Notice of appeal filed in wake of sentencing of ex-county official; Rita Hunter must still surrender for prison term (MO)

An appeal will be filed to challenge the prison sentence imposed on Rita Hunter, former Jasper County public administrator.

U.S. District Judge Dean Whipple on June 20 sentenced Hunter to a year and a day in federal prison. She pleaded guilty in November to document fraud, a charge alleging that she illegally obtained federal benefits on behalf of wards of her office.

The notice of appeal to the 8th U.S. Circuit Court of Appeals was filed by Ian Lewis, who served as public defender for Hunter.

“We believe we have an argument for appeal and to have the sentence reversed,” Lewis said Tuesday.

The appeal will not affect Hunter’s guilty plea, and she still will be expected to surrender on Aug. 1 to start her prison sentence, Lewis said. “Until the court rules, everything goes ahead,” he said.

He said the earliest that appeal arguments might be heard is in December, after written arguments are filed by each side. Lewis acknowledged that Hunter’s sentence was the result of a plea agreement, but he said she still is entitled to appeal the sentence and restitution order by the judge.

In the sentencing hearing before Whipple, Lewis had argued that his client should not go to prison but should be placed on five years of probation. He noted that Hunter is 60 years old and on disability, suffering from heart disease and stenosis.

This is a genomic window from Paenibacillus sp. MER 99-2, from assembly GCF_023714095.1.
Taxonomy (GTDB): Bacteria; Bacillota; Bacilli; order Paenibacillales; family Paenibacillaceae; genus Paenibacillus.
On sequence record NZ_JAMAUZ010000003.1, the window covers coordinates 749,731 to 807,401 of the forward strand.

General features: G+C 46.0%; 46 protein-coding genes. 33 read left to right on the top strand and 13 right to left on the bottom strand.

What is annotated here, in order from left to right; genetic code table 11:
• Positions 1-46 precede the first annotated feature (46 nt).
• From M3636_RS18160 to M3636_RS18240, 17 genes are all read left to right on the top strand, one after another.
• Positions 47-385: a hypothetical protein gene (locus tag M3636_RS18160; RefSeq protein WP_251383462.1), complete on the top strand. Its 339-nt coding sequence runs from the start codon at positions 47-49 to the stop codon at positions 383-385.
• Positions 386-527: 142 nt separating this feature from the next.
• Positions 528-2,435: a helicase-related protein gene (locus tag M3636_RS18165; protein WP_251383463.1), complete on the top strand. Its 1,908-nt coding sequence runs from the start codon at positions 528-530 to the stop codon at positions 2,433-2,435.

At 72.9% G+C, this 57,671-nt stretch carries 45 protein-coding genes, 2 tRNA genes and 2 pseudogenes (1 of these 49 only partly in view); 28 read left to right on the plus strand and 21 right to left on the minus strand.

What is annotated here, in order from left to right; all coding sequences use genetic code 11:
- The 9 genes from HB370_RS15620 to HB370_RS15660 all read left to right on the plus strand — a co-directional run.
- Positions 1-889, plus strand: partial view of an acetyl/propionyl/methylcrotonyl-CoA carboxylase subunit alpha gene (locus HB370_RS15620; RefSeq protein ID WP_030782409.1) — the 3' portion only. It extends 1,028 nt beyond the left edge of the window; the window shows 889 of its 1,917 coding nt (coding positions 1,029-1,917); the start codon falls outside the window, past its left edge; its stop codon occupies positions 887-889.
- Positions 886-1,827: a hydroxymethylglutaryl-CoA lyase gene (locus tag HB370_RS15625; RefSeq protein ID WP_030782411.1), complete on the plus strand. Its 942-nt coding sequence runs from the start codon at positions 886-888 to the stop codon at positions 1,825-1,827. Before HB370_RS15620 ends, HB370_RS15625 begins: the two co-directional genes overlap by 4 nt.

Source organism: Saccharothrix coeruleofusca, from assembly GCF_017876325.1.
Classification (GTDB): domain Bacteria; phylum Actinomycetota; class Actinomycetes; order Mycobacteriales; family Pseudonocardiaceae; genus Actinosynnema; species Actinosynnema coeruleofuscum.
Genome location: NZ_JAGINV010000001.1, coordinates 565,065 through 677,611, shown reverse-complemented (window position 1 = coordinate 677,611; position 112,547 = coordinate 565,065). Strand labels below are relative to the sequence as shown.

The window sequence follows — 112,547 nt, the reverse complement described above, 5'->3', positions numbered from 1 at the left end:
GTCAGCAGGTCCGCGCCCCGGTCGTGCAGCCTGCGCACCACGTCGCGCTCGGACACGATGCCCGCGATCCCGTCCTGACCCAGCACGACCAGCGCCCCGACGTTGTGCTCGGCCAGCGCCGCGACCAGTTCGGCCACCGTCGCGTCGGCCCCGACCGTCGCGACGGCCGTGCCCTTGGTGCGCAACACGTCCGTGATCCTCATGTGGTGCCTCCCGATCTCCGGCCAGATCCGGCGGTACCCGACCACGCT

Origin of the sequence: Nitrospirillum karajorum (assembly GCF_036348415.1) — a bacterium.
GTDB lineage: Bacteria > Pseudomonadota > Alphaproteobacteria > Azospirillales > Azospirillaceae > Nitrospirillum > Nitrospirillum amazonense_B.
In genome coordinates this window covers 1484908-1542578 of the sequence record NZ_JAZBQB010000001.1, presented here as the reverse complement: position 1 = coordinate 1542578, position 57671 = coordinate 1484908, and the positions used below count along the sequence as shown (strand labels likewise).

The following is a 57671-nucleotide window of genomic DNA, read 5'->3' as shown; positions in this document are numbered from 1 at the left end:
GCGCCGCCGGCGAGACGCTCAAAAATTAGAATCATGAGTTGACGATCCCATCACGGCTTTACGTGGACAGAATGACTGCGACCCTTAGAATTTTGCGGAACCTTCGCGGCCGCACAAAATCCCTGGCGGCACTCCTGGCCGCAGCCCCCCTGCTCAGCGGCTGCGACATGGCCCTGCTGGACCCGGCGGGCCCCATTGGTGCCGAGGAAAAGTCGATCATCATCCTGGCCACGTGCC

Assistant U.S. Attorney Randall Eggert did not argue for a specific sentence. But Whipple, calling Hunter’s conduct in office “very egregious,” sentenced her to a year in prison. He then agreed to Lewis’ request that the sentence be changed to a year and a day, making Hunter eligible for release after serving 85 percent of her sentence, based on good behavior.

Whipple also chastised Hunter for the false reports made by her office over a three-year period that generated $120,000 in unlawful Medicaid payments. He ordered that amount be paid as restitution by Hunter and the insurance company that held her bond while she was public administrator.

Hunter’s bond was $100,000. The judge “attached the bond” as part of the sentence, and said Hunter and the bonding company would be liable for the restitution, which would reimburse the agencies whose funds were unlawfully taken.

The judge also sentenced Hunter to three years of probation after prison. While she is on probation and before she surrenders for incarceration, Whipple said, she is to observe a curfew, abstain from alcohol and allow searches of her home by federal authorities.

In the document fraud charge to which Hunter pleaded guilty, she was accused of directing her employees to submit materially false Medicaid applications for wards under the custody of the administrator’s office. The applications falsely stated that the wards had assets below the $1,000 threshold to be eligible to receive Medicaid benefits, when in fact the wards had assets of more than $1,000.


Notice of appeal filed in wake of sentencing of ex-county official; Rita Hunter must still surrender for prison term
Susan Redden
July 2, 2013
The Joplin Globe

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  • fightabuse

    Is a class action suit against the bureau possible? Also, has anyone had a bad experience with fiduciary Sandra Hill?